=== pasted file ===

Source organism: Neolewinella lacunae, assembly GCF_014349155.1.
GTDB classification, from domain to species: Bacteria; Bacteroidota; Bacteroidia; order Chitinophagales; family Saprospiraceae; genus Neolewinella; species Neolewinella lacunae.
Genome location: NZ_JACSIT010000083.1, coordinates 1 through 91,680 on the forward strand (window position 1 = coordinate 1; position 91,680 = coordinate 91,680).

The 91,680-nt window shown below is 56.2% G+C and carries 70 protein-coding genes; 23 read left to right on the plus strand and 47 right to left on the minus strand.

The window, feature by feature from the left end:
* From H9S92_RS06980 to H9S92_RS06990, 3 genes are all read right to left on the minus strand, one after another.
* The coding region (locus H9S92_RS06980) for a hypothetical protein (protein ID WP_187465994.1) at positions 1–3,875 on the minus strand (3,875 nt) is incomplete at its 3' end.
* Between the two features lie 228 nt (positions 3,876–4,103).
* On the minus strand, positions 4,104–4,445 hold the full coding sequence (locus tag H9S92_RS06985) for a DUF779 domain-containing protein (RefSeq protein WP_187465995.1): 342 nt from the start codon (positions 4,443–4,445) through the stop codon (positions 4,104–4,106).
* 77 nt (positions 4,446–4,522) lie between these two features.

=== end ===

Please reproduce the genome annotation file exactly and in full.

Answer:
Source organism: Neolewinella lacunae, assembly GCF_014349155.1.
GTDB classification, from domain to species: Bacteria; Bacteroidota; Bacteroidia; order Chitinophagales; family Saprospiraceae; genus Neolewinella; species Neolewinella lacunae.
Genome location: NZ_JACSIT010000083.1, coordinates 1 through 91,680 on the forward strand (window position 1 = coordinate 1; position 91,680 = coordinate 91,680).

The 91,680-nt window shown below is 56.2% G+C and carries 70 protein-coding genes; 23 read left to right on the plus strand and 47 right to left on the minus strand.

The window, feature by feature from the left end:
* From H9S92_RS06980 to H9S92_RS06990, 3 genes are all read right to left on the minus strand, one after another.
* The coding region (locus H9S92_RS06980) for a hypothetical protein (protein ID WP_187465994.1) at positions 1–3,875 on the minus strand (3,875 nt) is incomplete at its 3' end.
* Between the two features lie 228 nt (positions 3,876–4,103).
* On the minus strand, positions 4,104–4,445 hold the full coding sequence (locus tag H9S92_RS06985) for a DUF779 domain-containing protein (RefSeq protein WP_187465995.1): 342 nt from the start codon (positions 4,443–4,445) through the stop codon (positions 4,104–4,106).
* 77 nt (positions 4,446–4,522) lie between these two features.